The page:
Revision as of 00:04, 3 July 2008 by King0770 (talk | contribs)

Removing Messages with Zmmailbox based on the Subject

# subject
if [ -z "$2" ]; then
echo "usage: <subject>"
exit 0
echo "Searching $addr  for Subject:  $subject"
for msg in `zmmailbox -z -m "$addr" s -l 999 -t message "subject:$subject"|awk '{ if (NR!=1) {print}}' | grep -v -e Id -e "-" -e "^$" | awk '{ print $2 }'`
echo "Removing "$msg""
zmmailbox -z -m $1 dm $msg

Copy/Paste the script into a file, call it what you want, something like, "". The syntax using the script would be something like:

./ subjectName

If the subject contains more than one word, put double quotes around the subject.

./ "Hello World"

Special thanks to Matt Fox.

Reinitialize the Logger DB

Worst case scenario for the logger db's: If some for reason the USE_FRM option fails, you could move the old logger db out of the way and start over. The only bad part is that you would lose historical data, however it would resolve the corrupted table issue(s).

If you wish the start over with the logger db's, here are the steps (run as zimbra).

$ zmloggerctl stop
$ mv /opt/zimbra/logger/db /opt/zimbra/logger/db-old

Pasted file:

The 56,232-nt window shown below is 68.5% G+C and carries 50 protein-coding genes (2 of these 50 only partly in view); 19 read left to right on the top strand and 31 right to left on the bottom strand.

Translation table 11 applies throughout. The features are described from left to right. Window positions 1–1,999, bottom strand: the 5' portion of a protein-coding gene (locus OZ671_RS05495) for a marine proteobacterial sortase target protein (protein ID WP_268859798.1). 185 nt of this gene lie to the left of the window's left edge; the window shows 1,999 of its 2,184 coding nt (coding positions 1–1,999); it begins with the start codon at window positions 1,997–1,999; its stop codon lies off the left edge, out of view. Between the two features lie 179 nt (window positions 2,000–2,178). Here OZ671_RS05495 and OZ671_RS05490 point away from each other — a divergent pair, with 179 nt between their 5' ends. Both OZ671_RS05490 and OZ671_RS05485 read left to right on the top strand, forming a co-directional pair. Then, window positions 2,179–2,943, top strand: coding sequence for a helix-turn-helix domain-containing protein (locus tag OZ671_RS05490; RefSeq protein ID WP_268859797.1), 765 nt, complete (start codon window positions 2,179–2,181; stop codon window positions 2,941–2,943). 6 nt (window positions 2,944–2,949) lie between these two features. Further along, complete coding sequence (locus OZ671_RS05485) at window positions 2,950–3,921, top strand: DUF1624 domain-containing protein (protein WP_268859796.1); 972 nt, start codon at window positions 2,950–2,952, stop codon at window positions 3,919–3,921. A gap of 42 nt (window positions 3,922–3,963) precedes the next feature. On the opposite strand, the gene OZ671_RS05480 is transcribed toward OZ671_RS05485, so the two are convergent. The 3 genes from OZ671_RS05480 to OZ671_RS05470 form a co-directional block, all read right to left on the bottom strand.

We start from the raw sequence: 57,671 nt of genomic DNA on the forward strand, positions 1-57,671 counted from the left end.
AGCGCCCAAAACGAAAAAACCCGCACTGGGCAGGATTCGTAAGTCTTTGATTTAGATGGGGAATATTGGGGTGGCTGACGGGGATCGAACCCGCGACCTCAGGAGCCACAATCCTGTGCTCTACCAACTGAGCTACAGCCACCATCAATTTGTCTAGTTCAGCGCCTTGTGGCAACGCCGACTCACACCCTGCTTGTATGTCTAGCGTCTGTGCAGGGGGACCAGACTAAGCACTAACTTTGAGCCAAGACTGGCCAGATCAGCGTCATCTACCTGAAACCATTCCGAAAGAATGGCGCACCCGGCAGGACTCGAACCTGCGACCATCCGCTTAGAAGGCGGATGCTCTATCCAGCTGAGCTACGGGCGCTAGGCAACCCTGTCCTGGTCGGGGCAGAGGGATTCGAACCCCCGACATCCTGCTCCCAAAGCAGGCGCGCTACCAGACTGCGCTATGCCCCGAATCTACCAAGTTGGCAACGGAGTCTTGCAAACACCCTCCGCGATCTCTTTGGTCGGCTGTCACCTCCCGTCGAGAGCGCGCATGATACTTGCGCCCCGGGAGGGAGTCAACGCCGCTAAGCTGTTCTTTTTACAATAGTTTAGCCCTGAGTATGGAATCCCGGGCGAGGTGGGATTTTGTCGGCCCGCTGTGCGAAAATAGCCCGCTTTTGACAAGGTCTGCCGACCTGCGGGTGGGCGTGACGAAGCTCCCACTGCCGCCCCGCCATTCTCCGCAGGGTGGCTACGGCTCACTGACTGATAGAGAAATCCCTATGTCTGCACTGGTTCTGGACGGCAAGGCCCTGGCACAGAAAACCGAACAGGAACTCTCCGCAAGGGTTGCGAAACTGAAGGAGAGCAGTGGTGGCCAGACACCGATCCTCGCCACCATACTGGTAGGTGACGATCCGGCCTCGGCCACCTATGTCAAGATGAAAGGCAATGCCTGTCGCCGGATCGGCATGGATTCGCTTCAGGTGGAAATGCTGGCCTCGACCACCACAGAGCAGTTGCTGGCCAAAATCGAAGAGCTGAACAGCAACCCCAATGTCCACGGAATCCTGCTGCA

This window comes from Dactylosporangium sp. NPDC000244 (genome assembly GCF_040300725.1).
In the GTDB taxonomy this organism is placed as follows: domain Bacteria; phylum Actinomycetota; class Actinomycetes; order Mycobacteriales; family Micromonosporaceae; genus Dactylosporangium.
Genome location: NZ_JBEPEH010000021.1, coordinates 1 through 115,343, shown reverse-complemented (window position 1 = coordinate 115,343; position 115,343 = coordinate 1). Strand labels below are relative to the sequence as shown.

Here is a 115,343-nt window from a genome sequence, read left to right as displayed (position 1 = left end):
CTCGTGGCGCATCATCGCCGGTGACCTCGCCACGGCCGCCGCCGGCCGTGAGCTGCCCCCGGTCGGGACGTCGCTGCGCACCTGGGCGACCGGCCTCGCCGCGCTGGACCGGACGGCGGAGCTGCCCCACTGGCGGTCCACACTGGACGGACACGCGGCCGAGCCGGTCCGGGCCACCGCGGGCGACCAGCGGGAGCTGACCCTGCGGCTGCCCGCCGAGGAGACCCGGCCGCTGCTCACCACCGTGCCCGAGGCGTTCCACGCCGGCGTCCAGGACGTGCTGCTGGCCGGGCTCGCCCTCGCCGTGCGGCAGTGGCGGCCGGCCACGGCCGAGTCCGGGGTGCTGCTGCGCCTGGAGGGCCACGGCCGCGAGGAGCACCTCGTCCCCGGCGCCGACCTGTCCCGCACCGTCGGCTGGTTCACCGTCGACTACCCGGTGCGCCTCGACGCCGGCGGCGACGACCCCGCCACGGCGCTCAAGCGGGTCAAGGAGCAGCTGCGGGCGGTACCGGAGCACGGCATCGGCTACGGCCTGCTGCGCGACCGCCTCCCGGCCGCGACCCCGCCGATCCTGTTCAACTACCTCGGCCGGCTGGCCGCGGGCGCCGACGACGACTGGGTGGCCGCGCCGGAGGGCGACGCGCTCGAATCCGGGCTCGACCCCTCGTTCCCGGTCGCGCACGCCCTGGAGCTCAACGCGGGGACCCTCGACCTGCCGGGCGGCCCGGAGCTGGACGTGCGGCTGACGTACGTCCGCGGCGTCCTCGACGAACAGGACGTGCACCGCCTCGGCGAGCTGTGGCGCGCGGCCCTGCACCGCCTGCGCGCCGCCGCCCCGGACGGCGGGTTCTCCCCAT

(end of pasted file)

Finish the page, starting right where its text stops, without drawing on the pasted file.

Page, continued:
$ source /opt/zimbra/bin/zmshutil 
$ zmsetvars 
$ /opt/zimbra/libexec/zmloggerinit ${mysql_logger_root_password}
$ zmlogswatchctl start

Spam Info

If you haven't already, try implementing the use of RBL's. This is from:

su - zimbra

zmprov mcf \
zimbraMtaRestriction reject_invalid_hostname \
zimbraMtaRestriction reject_non_fqdn_hostname \
zimbraMtaRestriction reject_non_fqdn_sender \
zimbraMtaRestriction "reject_rbl_client" \
zimbraMtaRestriction "reject_rbl_client" \
zimbraMtaRestriction "reject_rbl_client" \
zimbraMtaRestriction "reject_rbl_client" \
zimbraMtaRestriction "reject_rbl_client" \
zimbraMtaRestriction "reject_rbl_client" 

zmmtactl reload
**don't forget to reload Postfix**

RBL's will usually cut 50% of unwanted mail flow off the top before scanning for spam.

You can also decrease kill and tag percentages, have a look what they are at now. Basically, the lower the numbers, the more aggressive a potential spam will be tagged; I believe we ship with those numbers a little high.

zmprov gacf | grep -e zimbraSpamTagPercent -e zimbraSpamKillPercent

If you decide to adjust zimbraSpamTagPercent & zimbraSpamKillPercent, don't forget to run this command:

zmamavisdctl restart

With the RBL's in place, with a lower threshold, wait for a couple of days, see what the spam traffic is like then.

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